Later, when Hammond is infected by Parallax (I’m not even going to get into the backstory of this otherwise this blog will become as eye-glazingly expositional as the fucking movie) he becomes this grotesque figure. This creates a bizarre but fascinating parallel between he and Hal that I’m sure was unintentional but gets awesomely caught up in the shuffle of all the other weak-ass parallels they try to set up.

See, Hector looks like this:

See? They’re friends. They’re standing together and everything. A guy who looks like Hal wouldn’t hang out with a guy who looks like Hector otherwise. It makes sense!

Even before he looks like this:

I see guys like this on the bus all the time. I am not afraid of them.

And is fucking wheelchair bound. So here we have the ugly guy who starts out ugly only to become uglier facing off against the handsome guy in top physical form. Their true battle, we are told, is over the heart of Carol Ferris whom newspaper clippings reveal is the object of Hammond’s pickled desire. Of course, since I’m pretty sure the two never have a scene together (unless it’s in the 2 minutes of the party scene when I took a piss and even so, big woop), it’s not an easy buy but HEY GREEN LANTERN, WHATEVS I ALREADY PAID $16.50 FOR A FUCKING AVX TICKET SO SURE, BRING ON THE FUCKIN’ NONSENSE.

Anyway, back to the parallel I was talking about. Not only is Hammond the awkward science ugly guy with weird hair and an unironic pervstache to Hal’s cocky-jock fighter pilot fucking hero handsome underwear model… the fucking guy is crippled and in a wheelchair when they have their big confrontation over Ms. Ferris. Having her floating in the air unconscious while Hammond psychic-menaces her with a needle full of Parallax-juice (his blood? who fucking knows, it just appears out of nowhere) is about the perfect example of what Hollywood has managed to boil the damsel in distress down to. Fire your fucking agent, Blake. You are a real actress, you proved it in The Town. Fire him and have a real career.

So right, another digression. This movie. Anyway, you should be able to see by now what I’m getting at. It’s beyond fucked up to have this kind of hero with this kind of villain. It’s as if we’re back in 1985 and Rocky Dennis is squaring off against teenage Biff Tannen so that the whole world can remember just what the social status quo is supposed to be. I mean… the fuck? Nerds are actually putting up with this? I guess we all still secretly want to be the Superjock.

I have ranted about this film’s many failings but I have yet to mention it’s one great strength. That great strength is Parallax itself. Up til it invades the Earth, it is a boring-ass non-entity as a villain. On Earth we have Hector Hammond and his inept tantrums but in space, fucking shit up, we have Clancy Brown-powered GIANT FUCKING SPACE RASTAFARIAN.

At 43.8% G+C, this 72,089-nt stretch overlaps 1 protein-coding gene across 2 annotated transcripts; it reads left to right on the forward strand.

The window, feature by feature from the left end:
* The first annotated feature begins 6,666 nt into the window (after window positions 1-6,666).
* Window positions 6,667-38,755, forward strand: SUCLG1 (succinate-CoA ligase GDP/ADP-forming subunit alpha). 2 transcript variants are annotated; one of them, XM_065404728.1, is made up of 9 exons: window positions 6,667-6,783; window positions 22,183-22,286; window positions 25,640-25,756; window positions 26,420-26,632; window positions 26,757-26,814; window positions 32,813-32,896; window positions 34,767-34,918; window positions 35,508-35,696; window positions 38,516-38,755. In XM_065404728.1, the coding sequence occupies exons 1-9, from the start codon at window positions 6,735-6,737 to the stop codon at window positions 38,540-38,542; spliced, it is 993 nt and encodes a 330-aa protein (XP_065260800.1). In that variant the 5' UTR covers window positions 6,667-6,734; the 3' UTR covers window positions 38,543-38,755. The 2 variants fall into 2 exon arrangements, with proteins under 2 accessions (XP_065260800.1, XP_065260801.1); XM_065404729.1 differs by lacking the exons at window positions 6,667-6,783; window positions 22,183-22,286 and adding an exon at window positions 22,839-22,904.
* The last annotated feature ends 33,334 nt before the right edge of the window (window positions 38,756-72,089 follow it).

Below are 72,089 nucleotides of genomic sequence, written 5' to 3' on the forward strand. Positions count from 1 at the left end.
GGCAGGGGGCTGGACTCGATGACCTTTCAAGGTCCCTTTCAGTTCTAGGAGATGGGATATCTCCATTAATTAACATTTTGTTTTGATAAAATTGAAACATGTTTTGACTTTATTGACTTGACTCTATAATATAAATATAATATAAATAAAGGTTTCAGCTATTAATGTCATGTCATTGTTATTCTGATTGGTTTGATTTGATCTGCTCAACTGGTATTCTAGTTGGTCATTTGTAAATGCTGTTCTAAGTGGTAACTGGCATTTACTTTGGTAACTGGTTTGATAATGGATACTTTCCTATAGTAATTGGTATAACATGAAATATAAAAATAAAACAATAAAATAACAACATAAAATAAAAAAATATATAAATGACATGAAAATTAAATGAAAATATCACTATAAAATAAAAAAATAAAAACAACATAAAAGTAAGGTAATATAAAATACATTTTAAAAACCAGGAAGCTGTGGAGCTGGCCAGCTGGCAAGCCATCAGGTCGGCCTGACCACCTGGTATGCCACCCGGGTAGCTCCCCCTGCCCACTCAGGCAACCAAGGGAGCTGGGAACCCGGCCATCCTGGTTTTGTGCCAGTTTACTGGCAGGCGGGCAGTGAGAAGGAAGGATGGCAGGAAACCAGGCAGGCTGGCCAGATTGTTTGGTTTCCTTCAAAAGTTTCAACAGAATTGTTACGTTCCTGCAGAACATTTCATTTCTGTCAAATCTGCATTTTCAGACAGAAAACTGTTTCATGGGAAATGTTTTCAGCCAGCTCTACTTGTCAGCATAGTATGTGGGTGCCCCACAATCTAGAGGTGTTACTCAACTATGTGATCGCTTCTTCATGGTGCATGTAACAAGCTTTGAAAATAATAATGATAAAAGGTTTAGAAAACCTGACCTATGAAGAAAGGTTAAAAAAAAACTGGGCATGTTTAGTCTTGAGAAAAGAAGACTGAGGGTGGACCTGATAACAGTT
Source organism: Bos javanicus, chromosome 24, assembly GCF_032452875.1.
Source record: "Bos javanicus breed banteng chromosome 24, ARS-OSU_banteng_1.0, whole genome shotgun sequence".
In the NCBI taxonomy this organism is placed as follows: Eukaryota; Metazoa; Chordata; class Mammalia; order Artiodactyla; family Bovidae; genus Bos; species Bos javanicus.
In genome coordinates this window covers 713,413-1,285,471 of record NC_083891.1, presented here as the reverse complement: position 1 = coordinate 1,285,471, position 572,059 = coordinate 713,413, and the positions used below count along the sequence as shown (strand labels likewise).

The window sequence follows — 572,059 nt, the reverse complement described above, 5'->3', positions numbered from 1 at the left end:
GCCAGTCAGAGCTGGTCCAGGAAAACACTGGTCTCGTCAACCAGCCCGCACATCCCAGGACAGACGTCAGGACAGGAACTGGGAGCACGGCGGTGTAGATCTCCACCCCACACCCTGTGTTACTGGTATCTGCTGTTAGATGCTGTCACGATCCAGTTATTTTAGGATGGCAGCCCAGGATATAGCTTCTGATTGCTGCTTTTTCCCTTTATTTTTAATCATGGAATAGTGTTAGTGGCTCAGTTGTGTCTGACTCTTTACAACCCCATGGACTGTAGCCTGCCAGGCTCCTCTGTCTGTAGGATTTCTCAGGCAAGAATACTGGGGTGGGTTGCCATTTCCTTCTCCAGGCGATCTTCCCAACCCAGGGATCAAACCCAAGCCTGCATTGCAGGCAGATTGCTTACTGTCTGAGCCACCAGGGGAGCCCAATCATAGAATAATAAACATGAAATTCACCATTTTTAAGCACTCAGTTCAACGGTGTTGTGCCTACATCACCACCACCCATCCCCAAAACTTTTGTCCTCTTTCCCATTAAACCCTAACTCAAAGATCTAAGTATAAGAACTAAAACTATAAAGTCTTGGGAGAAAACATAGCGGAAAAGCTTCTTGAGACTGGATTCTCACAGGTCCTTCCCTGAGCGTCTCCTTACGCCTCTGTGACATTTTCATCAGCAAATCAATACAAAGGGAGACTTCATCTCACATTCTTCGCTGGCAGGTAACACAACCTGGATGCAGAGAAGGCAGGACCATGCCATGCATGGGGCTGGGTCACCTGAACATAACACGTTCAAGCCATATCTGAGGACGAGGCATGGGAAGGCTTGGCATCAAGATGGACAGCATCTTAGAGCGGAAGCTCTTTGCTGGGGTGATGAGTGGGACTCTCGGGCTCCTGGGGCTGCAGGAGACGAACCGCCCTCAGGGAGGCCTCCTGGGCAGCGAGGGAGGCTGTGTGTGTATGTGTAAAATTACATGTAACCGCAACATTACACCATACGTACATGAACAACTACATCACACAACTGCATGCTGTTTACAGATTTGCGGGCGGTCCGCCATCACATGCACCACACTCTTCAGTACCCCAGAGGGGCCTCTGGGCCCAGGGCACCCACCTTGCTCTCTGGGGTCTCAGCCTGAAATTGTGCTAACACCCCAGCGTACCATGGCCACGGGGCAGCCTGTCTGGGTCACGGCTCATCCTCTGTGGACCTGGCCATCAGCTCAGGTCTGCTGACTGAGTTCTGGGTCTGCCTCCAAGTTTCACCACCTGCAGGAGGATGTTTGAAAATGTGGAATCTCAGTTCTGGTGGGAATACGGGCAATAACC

This looks cool. It’s doing vampirism by sucking out fear or something stupid like that, but dammit if it doesn’t look good.

In Parallax and, by association, the final confrontation in the sun’s orbit the movie finally shows us the sense of scope it should have been more than gently stroking all movie long. Of course, the effect is slightly ruined by Hal Jordan’s utter lack of imagination (really, for someone who can make constructs out of any idea he has… jetplanes and racetracks and a fucking flamethrower?) but then it redeems itself utterly when Hal defeats Parallax with a giant green punch in the face which sends it careening into the sun.

And while the movie built around this moment is a festering pile of Kilowogg’s stony shit, this one scene almost makes it worth seeing because it is utterly bonkers.

Now they’re threatening to make a sequel. It’s a terrible idea and it probably won’t happen but if it does I think they need MORE space nonsense. If you want to sell cheesy characterization with sentimental pap and daddy issues, bring Sam Raimi into this. He fucked Spiderman so hard it needed reincarnating, but he would have been perfect for Green Lantern. While you’re at it, get a real writer too. Stop hiring all these hacks who think Joseph Campbell was the last word on how to write a heroic narrative. In fact, send them all to China to work for Nike. Sometimes when the crop is afflicted, best burn it and plant anew.

In the final analysis, there are precise reasons why Green Lantern is failing in cinemas. It isn’t rocket science but people are going to say it’s that the character is too weird, the blah is too blah or not enough blah. It’s all nonsense. What it comes down to is a story being told poorly, with too many shortcuts, and not enough imagination to limit (they certainly weren’t limited by fucking budget).

Now that we’ve seen the low-point of 2011’s big superhero clusterfuck, bring on Captain America and make mine Marvel til The Dark Knight Rises.